Nutrition Counselling

Proper nutrition can stimulate growth and keep your pet in good health.

It is not always easy to determine what foods are best for your loyal companion. This is why we offer nutrition counselling. As your feline or canine grows each year an experienced veterinarian should examine their diet. During these visits, our team will evaluate their growth and health to determine if their diet is beneficial to them. With each visit, you will leave more informed on how to make the best food choice for your cherished companion. To book a nutrition consultation for your cat or dog, call us at 204-589-8381.

Why is nutrition counselling important for dogs and cats?

All cats and dogs can benefit from nutrition counselling. The food you feed your loyal companion will help them grow and keep them healthy so it is important to have their diets examined. Nutrition counselling is particularly valuable for senior cats and dogs, loyal companions with compromised health conditions, and puppies and kittens. Certain health conditions such as diabetes, obesity, skin, and fur problems can be treated with proper nutrition.

What should I feed my kitten/puppy?

To prevent health problems like obesity please be mindful when feeding your kitten or puppy. Our veterinarians can create a nutrition plan for them. At 3 to 5-weeks-old your kitten can be weaned onto commercially balanced kitten foods. Around 10 weeks, growing kittens need 200 kilocalories per kilogram of body weight per day. There are many different choices of puppy foods and it is easy to get overwhelmed. No worries, because our veterinarians have the most medical training when it comes to puppy nutrition. We can help establish a feeding schedule, provide supplements, and recommend specific foods to keep them in a healthy weight range.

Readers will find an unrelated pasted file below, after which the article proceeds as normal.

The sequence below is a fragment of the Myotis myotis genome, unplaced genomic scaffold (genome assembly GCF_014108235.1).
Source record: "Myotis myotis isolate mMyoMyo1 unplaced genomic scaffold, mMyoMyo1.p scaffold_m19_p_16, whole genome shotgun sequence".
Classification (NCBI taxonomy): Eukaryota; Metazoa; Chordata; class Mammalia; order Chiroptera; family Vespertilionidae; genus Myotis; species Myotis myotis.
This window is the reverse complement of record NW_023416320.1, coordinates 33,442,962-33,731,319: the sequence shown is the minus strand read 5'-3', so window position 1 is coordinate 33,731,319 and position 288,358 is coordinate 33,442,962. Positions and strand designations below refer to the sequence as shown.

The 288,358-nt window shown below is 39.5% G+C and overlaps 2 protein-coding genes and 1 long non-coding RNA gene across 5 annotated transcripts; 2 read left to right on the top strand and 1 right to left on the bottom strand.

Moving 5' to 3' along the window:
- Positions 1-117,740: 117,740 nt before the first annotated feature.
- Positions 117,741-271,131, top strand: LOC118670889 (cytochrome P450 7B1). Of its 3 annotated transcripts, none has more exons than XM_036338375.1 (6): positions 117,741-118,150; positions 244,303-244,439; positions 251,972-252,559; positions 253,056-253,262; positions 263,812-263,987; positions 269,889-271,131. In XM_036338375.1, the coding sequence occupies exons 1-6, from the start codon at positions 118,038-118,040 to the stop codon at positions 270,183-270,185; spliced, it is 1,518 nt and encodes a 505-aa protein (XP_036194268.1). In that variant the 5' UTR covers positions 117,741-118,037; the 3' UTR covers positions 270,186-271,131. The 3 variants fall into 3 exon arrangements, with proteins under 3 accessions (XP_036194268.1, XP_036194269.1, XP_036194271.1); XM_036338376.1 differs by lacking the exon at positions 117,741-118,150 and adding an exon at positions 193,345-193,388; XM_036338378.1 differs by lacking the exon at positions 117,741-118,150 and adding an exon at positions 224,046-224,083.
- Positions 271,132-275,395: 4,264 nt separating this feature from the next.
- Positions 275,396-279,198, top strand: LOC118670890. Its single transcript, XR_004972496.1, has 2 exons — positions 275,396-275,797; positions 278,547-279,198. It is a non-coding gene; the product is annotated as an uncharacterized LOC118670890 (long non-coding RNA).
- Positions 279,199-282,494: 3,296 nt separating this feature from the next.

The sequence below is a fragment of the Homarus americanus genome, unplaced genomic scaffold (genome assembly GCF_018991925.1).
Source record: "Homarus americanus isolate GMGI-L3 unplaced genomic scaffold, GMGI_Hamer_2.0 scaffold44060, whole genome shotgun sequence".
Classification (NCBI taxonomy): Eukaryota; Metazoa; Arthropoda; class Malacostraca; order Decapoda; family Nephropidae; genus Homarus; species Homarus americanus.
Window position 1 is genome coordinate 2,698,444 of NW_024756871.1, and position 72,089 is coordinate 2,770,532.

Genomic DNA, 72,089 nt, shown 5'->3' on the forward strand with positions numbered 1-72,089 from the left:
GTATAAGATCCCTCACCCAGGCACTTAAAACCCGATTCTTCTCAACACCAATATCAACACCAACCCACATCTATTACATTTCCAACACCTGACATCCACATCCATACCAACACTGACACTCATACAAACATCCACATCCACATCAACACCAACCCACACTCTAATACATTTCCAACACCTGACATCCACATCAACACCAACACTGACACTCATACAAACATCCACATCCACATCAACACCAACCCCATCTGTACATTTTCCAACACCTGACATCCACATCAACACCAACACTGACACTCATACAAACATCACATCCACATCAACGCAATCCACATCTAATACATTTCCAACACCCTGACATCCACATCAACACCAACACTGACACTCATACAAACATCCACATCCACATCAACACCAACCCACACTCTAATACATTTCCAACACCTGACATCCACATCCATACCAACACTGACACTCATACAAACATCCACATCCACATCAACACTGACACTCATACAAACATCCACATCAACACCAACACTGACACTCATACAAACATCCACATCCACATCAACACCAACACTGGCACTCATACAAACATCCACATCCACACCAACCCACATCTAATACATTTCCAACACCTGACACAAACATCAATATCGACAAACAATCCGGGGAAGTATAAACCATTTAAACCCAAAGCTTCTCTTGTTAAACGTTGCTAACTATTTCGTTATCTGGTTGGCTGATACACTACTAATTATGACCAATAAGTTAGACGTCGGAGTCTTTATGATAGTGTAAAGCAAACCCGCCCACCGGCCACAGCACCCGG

What substances are toxic for my pet?

Many household items and foods safe for humans can be toxic for cats and dogs. If your loyal companion ingests any of the following, they should see a veterinarian immediately:

  • Human medications like ibuprofen, herbal supplements, and acetaminophen
  • Human foods that contain onions, garlic, xylitol, grapes, macadamia nuts, chocolate, or alcohol
  • Household cleaning products, pesticides, paints, glue, and gardening supplies (fertilizer made from blood meal or bone can cause pancreatitis)
  • Plants such as azaleas, tulips, daffodil, hyacinth, and lilies can be toxic
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